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Federal court dismisses Trump administration's repeal of coal, oil valuation rule

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04/15/2019 | 10:37am EDT
A natural gas flare on an oil well pad burns as the sun sets outside Watford City, North Dakota

(Reuters) - A federal court has struck down the Trump administration's repeal of an Obama-era policy aimed at boosting revenue for taxpayers by changing how energy companies value sales of coal, oil and gas extracted from federal and tribal land.

The decision, which found the Interior Department's repeal of the so-called valuation rule was "arbitrary and capricious", was the latest blow to the Trump administration's "energy dominance" agenda in the courts, where environmental groups and some states have challenged dozens of de-regulatory actions.

"Once again, the Trump Administration has been checked by the courts in its unlawful attempt to bend over backwards to please special interests at the expense of hardworking Americans," California Attorney General Xavier Becerra said in a statement late on Friday.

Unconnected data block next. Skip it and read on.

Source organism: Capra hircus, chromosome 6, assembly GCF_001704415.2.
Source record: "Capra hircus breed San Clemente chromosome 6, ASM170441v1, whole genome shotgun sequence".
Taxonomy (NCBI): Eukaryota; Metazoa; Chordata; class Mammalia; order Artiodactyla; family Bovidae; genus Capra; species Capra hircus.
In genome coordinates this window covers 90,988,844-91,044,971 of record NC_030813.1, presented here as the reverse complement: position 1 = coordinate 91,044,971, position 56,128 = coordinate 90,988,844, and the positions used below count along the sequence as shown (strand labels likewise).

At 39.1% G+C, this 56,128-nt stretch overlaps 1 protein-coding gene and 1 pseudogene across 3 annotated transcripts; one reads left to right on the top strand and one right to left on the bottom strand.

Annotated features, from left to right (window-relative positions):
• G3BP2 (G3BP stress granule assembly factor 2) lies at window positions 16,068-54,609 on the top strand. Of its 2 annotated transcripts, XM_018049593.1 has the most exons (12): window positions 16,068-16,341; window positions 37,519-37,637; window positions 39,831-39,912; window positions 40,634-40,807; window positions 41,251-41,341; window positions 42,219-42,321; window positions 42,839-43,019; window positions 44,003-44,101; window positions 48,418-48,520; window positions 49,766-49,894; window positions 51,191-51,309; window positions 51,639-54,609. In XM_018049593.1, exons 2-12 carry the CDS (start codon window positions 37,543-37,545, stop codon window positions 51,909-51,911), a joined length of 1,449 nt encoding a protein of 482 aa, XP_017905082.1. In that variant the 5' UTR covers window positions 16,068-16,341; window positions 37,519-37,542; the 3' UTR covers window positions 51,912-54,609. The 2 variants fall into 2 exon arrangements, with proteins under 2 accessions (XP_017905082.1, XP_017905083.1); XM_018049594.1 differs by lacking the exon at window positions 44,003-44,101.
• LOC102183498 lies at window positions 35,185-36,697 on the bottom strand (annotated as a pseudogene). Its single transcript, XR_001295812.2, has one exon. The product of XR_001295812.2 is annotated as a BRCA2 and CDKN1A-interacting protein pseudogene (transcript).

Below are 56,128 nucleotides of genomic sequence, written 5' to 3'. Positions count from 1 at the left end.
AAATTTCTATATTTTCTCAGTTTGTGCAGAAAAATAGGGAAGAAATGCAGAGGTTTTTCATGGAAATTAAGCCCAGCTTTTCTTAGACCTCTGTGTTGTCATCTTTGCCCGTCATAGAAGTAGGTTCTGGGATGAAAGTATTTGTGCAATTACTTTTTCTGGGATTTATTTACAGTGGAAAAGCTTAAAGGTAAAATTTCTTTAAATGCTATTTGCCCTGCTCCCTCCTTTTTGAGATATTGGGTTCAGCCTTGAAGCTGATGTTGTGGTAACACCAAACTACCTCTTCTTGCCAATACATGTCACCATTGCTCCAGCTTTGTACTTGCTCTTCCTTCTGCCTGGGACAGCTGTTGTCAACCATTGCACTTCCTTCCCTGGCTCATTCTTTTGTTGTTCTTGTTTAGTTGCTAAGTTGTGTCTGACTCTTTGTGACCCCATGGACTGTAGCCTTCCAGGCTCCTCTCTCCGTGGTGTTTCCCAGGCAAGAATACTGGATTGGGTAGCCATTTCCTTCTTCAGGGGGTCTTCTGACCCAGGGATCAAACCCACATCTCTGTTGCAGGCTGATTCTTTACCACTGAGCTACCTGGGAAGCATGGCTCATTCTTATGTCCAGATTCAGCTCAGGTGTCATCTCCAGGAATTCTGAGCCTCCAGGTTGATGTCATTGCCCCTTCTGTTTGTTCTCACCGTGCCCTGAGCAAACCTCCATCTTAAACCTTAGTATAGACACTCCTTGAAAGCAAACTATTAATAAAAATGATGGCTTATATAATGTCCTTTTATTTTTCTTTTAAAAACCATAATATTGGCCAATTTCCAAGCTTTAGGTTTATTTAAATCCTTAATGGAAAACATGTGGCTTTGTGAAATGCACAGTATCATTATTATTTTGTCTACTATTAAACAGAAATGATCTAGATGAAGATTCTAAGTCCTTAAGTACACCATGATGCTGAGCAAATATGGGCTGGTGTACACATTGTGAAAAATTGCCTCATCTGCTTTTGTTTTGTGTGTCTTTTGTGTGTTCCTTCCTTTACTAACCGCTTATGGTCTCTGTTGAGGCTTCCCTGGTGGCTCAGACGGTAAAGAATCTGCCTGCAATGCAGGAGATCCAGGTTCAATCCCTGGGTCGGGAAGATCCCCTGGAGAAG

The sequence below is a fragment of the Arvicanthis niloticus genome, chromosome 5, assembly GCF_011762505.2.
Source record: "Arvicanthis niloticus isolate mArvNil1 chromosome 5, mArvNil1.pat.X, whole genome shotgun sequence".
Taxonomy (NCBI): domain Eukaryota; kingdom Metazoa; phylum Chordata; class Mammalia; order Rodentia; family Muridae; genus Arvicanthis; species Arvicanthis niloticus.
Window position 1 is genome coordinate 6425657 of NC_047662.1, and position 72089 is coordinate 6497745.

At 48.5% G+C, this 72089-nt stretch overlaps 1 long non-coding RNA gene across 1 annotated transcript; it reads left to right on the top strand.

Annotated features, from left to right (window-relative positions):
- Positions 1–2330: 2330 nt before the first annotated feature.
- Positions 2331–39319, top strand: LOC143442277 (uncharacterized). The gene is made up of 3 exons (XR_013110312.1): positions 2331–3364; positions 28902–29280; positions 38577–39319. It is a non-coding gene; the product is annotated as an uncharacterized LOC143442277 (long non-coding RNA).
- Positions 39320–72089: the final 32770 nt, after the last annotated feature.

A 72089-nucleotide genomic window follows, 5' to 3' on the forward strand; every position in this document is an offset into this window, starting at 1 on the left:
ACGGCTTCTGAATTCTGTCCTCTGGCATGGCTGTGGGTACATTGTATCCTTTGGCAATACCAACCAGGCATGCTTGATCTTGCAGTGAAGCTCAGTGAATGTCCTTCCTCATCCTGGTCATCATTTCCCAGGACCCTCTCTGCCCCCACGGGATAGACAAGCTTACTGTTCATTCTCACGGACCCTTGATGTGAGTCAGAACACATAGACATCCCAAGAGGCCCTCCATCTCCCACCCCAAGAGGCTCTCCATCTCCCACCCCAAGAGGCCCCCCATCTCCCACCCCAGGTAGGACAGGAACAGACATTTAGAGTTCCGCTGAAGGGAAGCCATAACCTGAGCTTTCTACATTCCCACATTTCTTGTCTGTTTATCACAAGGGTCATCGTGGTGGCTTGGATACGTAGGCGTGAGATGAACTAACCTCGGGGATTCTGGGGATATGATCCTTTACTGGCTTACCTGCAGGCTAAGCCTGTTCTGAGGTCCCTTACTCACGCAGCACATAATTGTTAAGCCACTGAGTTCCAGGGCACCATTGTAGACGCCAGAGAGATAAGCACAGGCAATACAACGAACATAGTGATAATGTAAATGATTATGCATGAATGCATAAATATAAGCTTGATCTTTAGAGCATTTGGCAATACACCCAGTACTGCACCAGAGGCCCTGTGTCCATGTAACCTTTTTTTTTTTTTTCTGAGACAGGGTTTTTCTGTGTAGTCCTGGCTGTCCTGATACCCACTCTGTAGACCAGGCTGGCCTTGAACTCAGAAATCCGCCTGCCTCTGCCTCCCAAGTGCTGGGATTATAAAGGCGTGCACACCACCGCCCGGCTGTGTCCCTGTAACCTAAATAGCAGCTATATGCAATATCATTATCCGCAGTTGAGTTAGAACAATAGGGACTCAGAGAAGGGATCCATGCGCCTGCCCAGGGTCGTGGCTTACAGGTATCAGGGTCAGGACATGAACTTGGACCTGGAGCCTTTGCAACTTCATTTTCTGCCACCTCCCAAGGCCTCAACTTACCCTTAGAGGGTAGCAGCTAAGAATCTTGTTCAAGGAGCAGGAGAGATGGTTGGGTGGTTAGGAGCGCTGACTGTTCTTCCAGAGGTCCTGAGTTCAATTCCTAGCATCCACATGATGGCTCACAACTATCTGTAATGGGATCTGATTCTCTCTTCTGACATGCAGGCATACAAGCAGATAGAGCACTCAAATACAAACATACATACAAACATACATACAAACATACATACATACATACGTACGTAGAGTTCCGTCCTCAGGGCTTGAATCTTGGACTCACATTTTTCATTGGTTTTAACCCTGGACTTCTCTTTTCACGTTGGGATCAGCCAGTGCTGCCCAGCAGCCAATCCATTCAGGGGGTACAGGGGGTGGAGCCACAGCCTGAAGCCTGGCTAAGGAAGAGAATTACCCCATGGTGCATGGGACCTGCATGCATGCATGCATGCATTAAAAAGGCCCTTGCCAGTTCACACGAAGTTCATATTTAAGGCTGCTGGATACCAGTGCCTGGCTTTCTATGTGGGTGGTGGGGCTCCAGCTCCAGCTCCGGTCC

Becerra said the district court ruling would result in $71 million a year more in royalties for U.S. taxpayers from companies that mine or drill on federal lands.

The Interior Department is currently reviewing the decision, agency spokeswoman Molly Block said on Monday. Interior and industry group interveners have 60 days to appeal the decision.

The valuation rule was proposed by former Interior Secretary Sally Jewell in 2016 to close a loophole that enabled companies to dodge royalty payments when mining on taxpayer-owned public land. It required energy companies to pay royalties on sales to the first unaffiliated customer, known as an arm’s-length sale, as the fuel moves to market.

A Reuters investigation found in 2012 that coal companies were using affiliated brokers to settle royalty payments on exports to Asia at much lower domestic prices.

In early 2017, former Interior Secretary Ryan Zinke announced the agency would move to repeal the rule, which he said increased costs for coal, oil and gas companies and hampered production on federal lands, “making us rely more and more on foreign imports of oil and gas.”

Zinke said the department’s royalty policy committee, formed in 2017 with advisers from energy companies and local governments, would propose alternatives to the rule.

Conservation groups last fall sued the Interior Department, accusing the committee being too heavily stacked with industry representatives.

In her decision on Friday, district court judge Saundra Brown said the Interior Department moved ahead with the repeal of the valuation rule without offering a reasoned justification for doing so under the federal Administrative Procedures Act.

(Reporting by Valerie Volcovici; Editing by Susan Thomas)

By Valerie Volcovici

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